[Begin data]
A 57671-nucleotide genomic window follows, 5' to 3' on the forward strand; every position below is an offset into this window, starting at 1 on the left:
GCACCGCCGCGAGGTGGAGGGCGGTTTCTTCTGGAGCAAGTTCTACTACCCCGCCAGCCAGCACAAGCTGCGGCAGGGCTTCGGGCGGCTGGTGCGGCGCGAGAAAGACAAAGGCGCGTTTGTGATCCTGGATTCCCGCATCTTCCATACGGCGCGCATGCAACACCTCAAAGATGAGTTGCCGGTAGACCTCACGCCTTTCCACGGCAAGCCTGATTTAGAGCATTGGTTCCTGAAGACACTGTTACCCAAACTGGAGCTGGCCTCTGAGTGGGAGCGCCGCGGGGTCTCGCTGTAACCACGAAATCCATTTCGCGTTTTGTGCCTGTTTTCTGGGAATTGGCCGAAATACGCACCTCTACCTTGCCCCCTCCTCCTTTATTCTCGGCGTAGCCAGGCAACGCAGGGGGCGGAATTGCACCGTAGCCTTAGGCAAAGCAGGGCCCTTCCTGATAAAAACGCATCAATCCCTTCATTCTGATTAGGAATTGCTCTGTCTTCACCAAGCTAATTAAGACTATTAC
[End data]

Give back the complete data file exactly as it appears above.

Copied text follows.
A 57671-nucleotide genomic window follows, 5' to 3' on the forward strand; every position below is an offset into this window, starting at 1 on the left:
GCACCGCCGCGAGGTGGAGGGCGGTTTCTTCTGGAGCAAGTTCTACTACCCCGCCAGCCAGCACAAGCTGCGGCAGGGCTTCGGGCGGCTGGTGCGGCGCGAGAAAGACAAAGGCGCGTTTGTGATCCTGGATTCCCGCATCTTCCATACGGCGCGCATGCAACACCTCAAAGATGAGTTGCCGGTAGACCTCACGCCTTTCCACGGCAAGCCTGATTTAGAGCATTGGTTCCTGAAGACACTGTTACCCAAACTGGAGCTGGCCTCTGAGTGGGAGCGCCGCGGGGTCTCGCTGTAACCACGAAATCCATTTCGCGTTTTGTGCCTGTTTTCTGGGAATTGGCCGAAATACGCACCTCTACCTTGCCCCCTCCTCCTTTATTCTCGGCGTAGCCAGGCAACGCAGGGGGCGGAATTGCACCGTAGCCTTAGGCAAAGCAGGGCCCTTCCTGATAAAAACGCATCAATCCCTTCATTCTGATTAGGAATTGCTCTGTCTTCACCAAGCTAATTAAGACTATTAC